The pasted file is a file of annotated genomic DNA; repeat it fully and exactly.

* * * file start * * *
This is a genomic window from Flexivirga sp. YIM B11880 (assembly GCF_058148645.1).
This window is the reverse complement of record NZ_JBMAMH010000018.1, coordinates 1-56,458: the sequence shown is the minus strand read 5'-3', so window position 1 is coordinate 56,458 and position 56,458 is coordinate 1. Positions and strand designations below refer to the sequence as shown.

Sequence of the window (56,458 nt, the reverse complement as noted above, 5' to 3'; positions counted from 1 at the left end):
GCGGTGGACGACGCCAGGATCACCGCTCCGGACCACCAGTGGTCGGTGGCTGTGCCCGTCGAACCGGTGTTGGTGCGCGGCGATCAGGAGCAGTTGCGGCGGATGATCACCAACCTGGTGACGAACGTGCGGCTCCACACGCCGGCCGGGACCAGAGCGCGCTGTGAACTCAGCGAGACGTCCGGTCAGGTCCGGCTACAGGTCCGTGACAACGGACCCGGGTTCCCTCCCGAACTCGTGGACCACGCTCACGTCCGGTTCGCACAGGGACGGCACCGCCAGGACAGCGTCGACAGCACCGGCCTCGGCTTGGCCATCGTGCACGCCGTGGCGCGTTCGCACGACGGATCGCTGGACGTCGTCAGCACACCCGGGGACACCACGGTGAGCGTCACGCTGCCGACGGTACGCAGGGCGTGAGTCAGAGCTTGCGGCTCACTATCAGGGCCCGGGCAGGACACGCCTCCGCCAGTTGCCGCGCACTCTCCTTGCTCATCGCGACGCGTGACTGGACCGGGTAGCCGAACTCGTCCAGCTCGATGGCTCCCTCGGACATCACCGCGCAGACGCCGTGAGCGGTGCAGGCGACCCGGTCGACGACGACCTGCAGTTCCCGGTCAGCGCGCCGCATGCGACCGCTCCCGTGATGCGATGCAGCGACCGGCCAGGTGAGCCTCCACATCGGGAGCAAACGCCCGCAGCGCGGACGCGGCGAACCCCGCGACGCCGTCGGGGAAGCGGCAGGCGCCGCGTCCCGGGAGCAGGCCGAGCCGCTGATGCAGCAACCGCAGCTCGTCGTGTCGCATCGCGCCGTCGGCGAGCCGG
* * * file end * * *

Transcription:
This is a genomic window from Flexivirga sp. YIM B11880 (assembly GCF_058148645.1).
This window is the reverse complement of record NZ_JBMAMH010000018.1, coordinates 1-56,458: the sequence shown is the minus strand read 5'-3', so window position 1 is coordinate 56,458 and position 56,458 is coordinate 1. Positions and strand designations below refer to the sequence as shown.

Sequence of the window (56,458 nt, the reverse complement as noted above, 5' to 3'; positions counted from 1 at the left end):
GCGGTGGACGACGCCAGGATCACCGCTCCGGACCACCAGTGGTCGGTGGCTGTGCCCGTCGAACCGGTGTTGGTGCGCGGCGATCAGGAGCAGTTGCGGCGGATGATCACCAACCTGGTGACGAACGTGCGGCTCCACACGCCGGCCGGGACCAGAGCGCGCTGTGAACTCAGCGAGACGTCCGGTCAGGTCCGGCTACAGGTCCGTGACAACGGACCCGGGTTCCCTCCCGAACTCGTGGACCACGCTCACGTCCGGTTCGCACAGGGACGGCACCGCCAGGACAGCGTCGACAGCACCGGCCTCGGCTTGGCCATCGTGCACGCCGTGGCGCGTTCGCACGACGGATCGCTGGACGTCGTCAGCACACCCGGGGACACCACGGTGAGCGTCACGCTGCCGACGGTACGCAGGGCGTGAGTCAGAGCTTGCGGCTCACTATCAGGGCCCGGGCAGGACACGCCTCCGCCAGTTGCCGCGCACTCTCCTTGCTCATCGCGACGCGTGACTGGACCGGGTAGCCGAACTCGTCCAGCTCGATGGCTCCCTCGGACATCACCGCGCAGACGCCGTGAGCGGTGCAGGCGACCCGGTCGACGACGACCTGCAGTTCCCGGTCAGCGCGCCGCATGCGACCGCTCCCGTGATGCGATGCAGCGACCGGCCAGGTGAGCCTCCACATCGGGAGCAAACGCCCGCAGCGCGGACGCGGCGAACCCCGCGACGCCGTCGGGGAAGCGGCAGGCGCCGCGTCCCGGGAGCAGGCCGAGCCGCTGATGCAGCAACCGCAGCTCGTCGTGTCGCATCGCGCCGTCGGCGAGCCGG